Despite having a deep relationship with the country, why are American car brands not successful in India?
There’s a hit song by The Clash, a 1970s English rock band, called ‘Should I Stay Or Should I Go?’ A song that best reflects Ford’s dilemma in India. Unable to sustain itself independently and still unwilling to let go of a presence in the world’s fourth largest automotive market by volume, Ford seems to have been in a quandary. As the lyrics went, ‘If I go there will be trouble / And if I stay it will be double.’ So, finally, Ford bit the bullet and entered into a slightly complex relationship with Mahindra, and consequently, with India.
If I understand the dynamics of their new joint venture, called Ardour Automotive, correctly, the American giant has exited the Indian market as an independent entity, yet has stayed by tying up with their one-time partner in the driver’s seat. Essentially, Ford has whittled down its responsibilities and de-risked its business operations so that the mothership is not hurt by its Indian business. Ford has followed what General Motors did in 2017, but, unlike its archrival, has kept a foot in the door that opens up to the Indian customer. That leaves just Chrysler from the American Big Three – represented by Jeep in India – which, staying true to its brand appeal, is forging its own lonely, tough, off-road path in the Indian market.
This is a far cry from the past, when brands like Ford, Chevrolet, Cadillac, Pontiac, Dodge, Chrysler, DeSoto, Plymouth, Jeep and many more were an essential part of India’s landscape. How many period pictures have we seen of Mumbai’s Marine Drive or Delhi’s Connaught Place teeming with bulky American iron. And of our various leaders waving to people from American convertibles. Even today, when you go to any vintage or classic car event, American cars form a significant portion of the machines present – whether they were imported or assembled in India.
Ford and GM’s presence in India went back to the very early days of the global automotive revolution. Both Ford and GM each had an assembly plant in Sewri in Mumbai, with operations commencing as early as 1926 and 1928 respectively. In fact, GM’s Sewri plant attained a record by churning out 1,000 vehicles in the first 33 days of operations! This was a time when India was as promising an automotive market as it is today. According to automotive historian Manvendra Singh, India could have easily been the third largest market in the world during the early 1920s, with sales of about 25,000-plus cars. The presence of the Big Three in India was complete when, sometime in the 1940s, Chrysler entered into a venture with the Walchand Group.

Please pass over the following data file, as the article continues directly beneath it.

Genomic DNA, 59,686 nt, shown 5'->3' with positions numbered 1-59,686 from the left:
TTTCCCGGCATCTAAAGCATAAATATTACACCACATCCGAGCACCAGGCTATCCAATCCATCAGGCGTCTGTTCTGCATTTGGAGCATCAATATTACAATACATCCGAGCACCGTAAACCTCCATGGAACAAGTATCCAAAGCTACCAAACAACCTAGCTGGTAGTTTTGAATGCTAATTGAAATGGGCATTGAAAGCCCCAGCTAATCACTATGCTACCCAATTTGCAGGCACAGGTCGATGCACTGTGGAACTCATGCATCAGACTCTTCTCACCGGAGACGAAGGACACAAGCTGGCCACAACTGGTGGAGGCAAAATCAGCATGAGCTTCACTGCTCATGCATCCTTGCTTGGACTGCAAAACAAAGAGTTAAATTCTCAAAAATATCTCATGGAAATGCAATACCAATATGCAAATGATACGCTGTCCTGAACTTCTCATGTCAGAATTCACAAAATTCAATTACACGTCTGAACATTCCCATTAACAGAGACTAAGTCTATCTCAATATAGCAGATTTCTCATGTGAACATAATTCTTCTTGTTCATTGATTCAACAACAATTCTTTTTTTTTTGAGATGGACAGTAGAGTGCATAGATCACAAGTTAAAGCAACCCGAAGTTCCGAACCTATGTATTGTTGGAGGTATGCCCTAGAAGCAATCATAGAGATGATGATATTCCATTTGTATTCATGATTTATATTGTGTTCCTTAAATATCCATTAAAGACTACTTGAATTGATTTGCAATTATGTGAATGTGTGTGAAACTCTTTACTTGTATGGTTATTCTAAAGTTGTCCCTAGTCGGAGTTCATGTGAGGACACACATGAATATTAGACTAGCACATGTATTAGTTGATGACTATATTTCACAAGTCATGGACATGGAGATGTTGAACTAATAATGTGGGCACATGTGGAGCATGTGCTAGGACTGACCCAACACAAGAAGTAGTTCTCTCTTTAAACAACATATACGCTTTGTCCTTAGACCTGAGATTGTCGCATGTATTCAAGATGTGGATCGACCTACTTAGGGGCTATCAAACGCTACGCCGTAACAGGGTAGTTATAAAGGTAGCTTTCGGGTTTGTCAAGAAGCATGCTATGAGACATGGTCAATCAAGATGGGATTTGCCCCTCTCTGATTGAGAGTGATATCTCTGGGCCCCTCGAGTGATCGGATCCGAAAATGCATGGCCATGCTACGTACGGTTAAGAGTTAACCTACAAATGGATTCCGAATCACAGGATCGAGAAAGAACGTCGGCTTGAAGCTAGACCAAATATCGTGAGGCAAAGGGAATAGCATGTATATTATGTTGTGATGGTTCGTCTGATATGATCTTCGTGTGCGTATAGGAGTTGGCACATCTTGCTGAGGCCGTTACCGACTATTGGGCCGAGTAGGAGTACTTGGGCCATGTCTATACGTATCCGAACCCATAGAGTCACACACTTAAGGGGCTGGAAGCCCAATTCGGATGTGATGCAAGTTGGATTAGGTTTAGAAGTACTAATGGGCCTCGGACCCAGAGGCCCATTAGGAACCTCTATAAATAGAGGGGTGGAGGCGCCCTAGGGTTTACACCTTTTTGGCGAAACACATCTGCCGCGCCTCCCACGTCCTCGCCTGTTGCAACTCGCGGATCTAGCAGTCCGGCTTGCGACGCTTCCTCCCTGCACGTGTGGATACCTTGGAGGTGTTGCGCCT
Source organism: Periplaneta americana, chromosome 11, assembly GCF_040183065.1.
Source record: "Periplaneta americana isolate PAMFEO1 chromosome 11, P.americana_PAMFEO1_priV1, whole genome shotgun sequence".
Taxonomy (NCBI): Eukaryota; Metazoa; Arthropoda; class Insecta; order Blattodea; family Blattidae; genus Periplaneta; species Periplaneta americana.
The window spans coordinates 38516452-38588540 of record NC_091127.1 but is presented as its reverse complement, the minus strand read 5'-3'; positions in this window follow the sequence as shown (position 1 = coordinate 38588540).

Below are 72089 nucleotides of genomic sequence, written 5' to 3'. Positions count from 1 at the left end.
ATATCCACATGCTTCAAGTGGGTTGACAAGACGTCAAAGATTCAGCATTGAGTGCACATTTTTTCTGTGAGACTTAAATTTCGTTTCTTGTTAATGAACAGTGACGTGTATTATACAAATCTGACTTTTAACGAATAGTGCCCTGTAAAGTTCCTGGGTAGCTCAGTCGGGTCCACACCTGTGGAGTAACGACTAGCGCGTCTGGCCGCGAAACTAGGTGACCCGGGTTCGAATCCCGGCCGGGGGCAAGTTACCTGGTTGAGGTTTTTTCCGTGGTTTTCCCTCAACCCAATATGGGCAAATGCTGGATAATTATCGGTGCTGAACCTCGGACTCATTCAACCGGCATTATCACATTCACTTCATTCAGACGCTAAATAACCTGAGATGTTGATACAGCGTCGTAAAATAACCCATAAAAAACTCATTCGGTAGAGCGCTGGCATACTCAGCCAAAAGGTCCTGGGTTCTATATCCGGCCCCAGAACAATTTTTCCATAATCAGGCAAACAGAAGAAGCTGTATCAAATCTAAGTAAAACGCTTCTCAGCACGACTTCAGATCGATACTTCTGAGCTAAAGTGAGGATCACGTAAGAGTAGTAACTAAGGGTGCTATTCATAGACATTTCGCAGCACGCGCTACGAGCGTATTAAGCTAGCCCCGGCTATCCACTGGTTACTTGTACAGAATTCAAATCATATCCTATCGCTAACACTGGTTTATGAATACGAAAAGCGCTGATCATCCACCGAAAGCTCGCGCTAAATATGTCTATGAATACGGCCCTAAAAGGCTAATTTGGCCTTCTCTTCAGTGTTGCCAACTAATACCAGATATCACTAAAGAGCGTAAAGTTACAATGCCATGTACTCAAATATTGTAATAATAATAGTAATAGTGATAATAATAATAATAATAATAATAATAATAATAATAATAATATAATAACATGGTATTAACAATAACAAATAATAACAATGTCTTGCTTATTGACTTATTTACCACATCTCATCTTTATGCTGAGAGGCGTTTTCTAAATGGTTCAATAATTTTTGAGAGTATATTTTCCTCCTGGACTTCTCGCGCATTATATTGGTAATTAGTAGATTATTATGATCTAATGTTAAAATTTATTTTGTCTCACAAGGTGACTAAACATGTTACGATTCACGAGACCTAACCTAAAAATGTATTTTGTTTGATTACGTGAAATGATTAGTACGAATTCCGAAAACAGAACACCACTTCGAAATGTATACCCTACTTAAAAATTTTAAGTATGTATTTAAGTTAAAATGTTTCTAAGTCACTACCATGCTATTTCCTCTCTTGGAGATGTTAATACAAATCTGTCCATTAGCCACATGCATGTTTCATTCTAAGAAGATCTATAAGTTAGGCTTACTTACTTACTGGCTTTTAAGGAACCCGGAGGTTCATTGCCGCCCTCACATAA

Compared to British and European brands, the Americans captured the market owing to their reliability, ease of operations and repair, and critically, the ability to handle Indian road conditions. Sometime after Independence, the Big Three offered more affordable options, winning over the hearts of Indian upper middle-class customers with big cars that could accommodate our typically large families in comfort. The honeymoon, however, would not last forever, for no fault of the American carmakers though. By 1954, both Ford and GM had packed up and left, followed by Chrysler in 1959. The main reason was the Indian government’s insistence of local ownership and control, and, to an extent, the discomfort of operating in a highly socialist, planned economy where cars were considered a luxury. Some of that stigma still seems to be attached to the car business in India, even after six decades and despite the presence of a colossus called Maruti Suzuki.
It’s not that India did not love American iron. The Chevrolet Impala was popular as a film star, and popular with film stars too. Manvendra Singh also told me that, after looking at records of the State Trading Corporation – a Government company that sold imported cars – American brands accounted for the lion’s share of cars sold between 1960 and 1970.
Post the 1991 liberalisation, they started coming back to the Indian market. We are well aware of the modern history of Ford and GM – despite huge commitments and investments, success still eluded them. Where Hyundai, Mahindra, Tata Motors, Honda and Toyota managed to make some headway, Ford and Chevrolet couldn’t sustain the tough fight for the hard-to-please Indian customers’ minds and wallets. Will they make a comeback sometime in the future? Considering the impending disruption of the global automotive market, it’ll be even tougher.
Srinivas Krishnan writes about classic and vintage cars for various publications. He is the former Editor of Business Standard Motoring & former Head of Press, Porsche India.